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Remembering & Honoring the Forgotten

Updated: Oct 26, 2021

by Greg Ciesielski, Post 539 Historian

On an overcast and cool morning, four Legionnaires and one spouse gathered to undertake a mission that has been in the planning stages for months. In New Bern, North Carolina’s historic Greenwood Cemetery, lie many black citizens of New Bern. Their cemetery shows the conditions in which they have been interned, many graves are in disrepair, headstones have suffered from vandalism or are blackened with moss, lichen and mold, are sunken or becoming lost with overgrown vegetation, and there is a lack of any semblance of clean-up as the trash scattered about will attest.

So, what about the Legionnaires? What role do they play in this historic black cemetery? Going back in time to 2019, the Whitehurst-Ware Post 539 undertook the mission to clean up and update the World War I monument in front of the New Bern courthouse as a project to celebrate the 100th Anniversary of the American Legion. In the course of completing this project, it was discovered that many veterans, predominantly black veterans, were not on the monument. Due to the thinking back in the day and the fact that the monument was paid for by subscription (black citizens had little or no money), it became one of the checklist “to-do” items to right a great wrong done to our black and marginalized veterans through honoring their service and placing their names on the monument.

After this event was completed, it created an awareness with some of the members of the Post to the plight of our black veterans and thus the cleaning of their headstones became an issue, and subsequently, a mission. During the research process, hurdles had to be overcome, and they were. City officials were consulted and they give their permission for this mission, supplies were ordered, and a date was set. That date was 23 October 2021.

So, what was discovered? Officials stated there were six (6) Union Veterans of the Civil War buried in the cemetery. Mark Sandvigen found seven. (Official records will be updated.) There are also five (5) veterans from World War I, nineteen (19) veterans of World War II, five (5) veterans of the Korean War, ten (10) veterans of the Vietnam War and two (2) veterans of the Persian Gulf War. That totals forty-eight (48) veterans of all services interned in this one cemetery that have not received the care they deserve. No wreaths at Christmas. No flags on their graves.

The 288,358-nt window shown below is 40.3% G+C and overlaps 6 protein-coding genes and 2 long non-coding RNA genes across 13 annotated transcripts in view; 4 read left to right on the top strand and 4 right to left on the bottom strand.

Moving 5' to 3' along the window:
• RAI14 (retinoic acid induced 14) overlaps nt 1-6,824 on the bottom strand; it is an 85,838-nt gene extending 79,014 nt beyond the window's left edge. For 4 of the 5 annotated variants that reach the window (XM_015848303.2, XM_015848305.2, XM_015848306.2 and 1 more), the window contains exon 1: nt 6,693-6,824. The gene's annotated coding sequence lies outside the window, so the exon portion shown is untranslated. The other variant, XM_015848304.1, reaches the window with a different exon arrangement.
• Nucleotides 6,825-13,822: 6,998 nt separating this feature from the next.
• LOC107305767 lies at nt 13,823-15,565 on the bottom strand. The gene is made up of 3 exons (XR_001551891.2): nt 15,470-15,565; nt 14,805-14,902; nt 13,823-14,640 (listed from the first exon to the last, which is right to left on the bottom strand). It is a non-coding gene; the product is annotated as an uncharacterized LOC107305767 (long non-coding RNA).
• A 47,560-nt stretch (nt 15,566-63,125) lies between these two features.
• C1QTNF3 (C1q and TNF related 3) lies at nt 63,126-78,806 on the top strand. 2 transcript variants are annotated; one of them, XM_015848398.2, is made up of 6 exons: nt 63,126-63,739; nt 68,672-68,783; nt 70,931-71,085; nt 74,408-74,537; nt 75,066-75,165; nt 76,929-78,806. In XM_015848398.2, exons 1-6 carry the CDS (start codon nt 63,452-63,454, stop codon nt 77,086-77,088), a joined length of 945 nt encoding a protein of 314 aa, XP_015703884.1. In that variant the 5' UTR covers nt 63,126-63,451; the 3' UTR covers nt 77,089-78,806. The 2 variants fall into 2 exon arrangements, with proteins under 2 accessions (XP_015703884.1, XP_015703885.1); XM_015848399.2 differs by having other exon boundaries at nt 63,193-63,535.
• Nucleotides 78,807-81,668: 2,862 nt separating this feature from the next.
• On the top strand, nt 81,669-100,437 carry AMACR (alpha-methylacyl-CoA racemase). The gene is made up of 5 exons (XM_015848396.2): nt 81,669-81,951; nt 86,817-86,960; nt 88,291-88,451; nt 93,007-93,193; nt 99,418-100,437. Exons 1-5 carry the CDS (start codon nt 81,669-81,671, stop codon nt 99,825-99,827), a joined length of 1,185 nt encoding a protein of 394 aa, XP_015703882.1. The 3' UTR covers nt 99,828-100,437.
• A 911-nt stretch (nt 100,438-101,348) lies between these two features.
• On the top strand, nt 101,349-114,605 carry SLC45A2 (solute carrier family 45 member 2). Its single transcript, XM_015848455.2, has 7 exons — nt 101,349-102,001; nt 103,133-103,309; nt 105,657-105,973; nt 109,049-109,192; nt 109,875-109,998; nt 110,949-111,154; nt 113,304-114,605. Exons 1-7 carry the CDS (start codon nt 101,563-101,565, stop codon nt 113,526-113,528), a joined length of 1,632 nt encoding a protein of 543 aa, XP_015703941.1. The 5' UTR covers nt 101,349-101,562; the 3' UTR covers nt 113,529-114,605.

The three hours spent today were used to mark each grave with a surveyor flag, take photographs, and clean as many headstones as possible before supplies and energy were used up. Rough guess says that about half of the headstones were cleaned. More days in the future will be needed to finish cleaning the headstones, picking up trash, doing some light landscaping and placing the flags to honor these veterans.

Were any veterans missed? Of course there were. If the family didn’t include their deceased military service on their headstone, we wouldn’t know about it. Sunken and broken headstones also hide military service of the deceased. Overgrown trees, bushes and grass also hide information that might show more veterans. What needs to be done? Ultimately a complete overhaul of the cemetery would be the best course of action. That includes everyone buried there, from the babies to the oldest man or woman. However, that is cost prohibitive and way beyond our resources, so we do what we can and that is to: research the cemetery, mark and clean each veteran headstone and then once a year go back and touch them up if necessary.

Sincere thanks go to the chairman of this event, Mark Sandvigen, his wife Cheryl, Rachel Yuan, Dick Seale, Archie Asadourian and Greg Ciesielski for the initial clean-up of these veterans’ headstones. Thanks also to Post Commander Liz Hartman and the entire Post membership for endorsing this event.


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